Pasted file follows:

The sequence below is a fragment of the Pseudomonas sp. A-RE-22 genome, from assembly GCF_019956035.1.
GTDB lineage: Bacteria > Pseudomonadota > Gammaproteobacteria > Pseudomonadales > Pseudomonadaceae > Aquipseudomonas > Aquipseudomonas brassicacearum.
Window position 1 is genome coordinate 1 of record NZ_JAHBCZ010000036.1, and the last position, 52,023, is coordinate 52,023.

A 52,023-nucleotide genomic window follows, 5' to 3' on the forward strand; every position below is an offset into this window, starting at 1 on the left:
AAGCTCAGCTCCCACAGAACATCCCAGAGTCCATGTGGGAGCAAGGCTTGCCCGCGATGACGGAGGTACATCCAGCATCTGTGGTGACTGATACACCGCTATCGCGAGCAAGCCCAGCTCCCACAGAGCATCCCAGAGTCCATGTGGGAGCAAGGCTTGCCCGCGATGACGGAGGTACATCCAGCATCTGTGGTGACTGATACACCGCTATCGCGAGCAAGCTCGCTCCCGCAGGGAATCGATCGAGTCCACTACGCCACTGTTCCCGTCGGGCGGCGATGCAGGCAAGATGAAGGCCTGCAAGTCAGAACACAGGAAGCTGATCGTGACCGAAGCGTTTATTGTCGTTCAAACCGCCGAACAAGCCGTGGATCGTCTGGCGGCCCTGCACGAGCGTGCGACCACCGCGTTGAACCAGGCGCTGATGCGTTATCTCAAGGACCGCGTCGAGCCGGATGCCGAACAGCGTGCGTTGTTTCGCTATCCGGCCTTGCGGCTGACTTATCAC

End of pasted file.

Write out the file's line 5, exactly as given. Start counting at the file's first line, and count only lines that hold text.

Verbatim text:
AAGCTCAGCTCCCACAGAACATCCCAGAGTCCATGTGGGAGCAAGGCTTGCCCGCGATGACGGAGGTACATCCAGCATCTGTGGTGACTGATACACCGCTATCGCGAGCAAGCCCAGCTCCCACAGAGCATCCCAGAGTCCATGTGGGAGCAAGGCTTGCCCGCGATGACGGAGGTACATCCAGCATCTGTGGTGACTGATACACCGCTATCGCGAGCAAGCTCGCTCCCGCAGGGAATCGATCGAGTCCACTACGCCACTGTTCCCGTCGGGCGGCGATGCAGGCAAGATGAAGGCCTGCAAGTCAGAACACAGGAAGCTGATCGTGACCGAAGCGTTTATTGTCGTTCAAACCGCCGAACAAGCCGTGGATCGTCTGGCGGCCCTGCACGAGCGTGCGACCACCGCGTTGAACCAGGCGCTGATGCGTTATCTCAAGGACCGCGTCGAGCCGGATGCCGAACAGCGTGCGTTGTTTCGCTATCCGGCCTTGCGGCTGACTTATCAC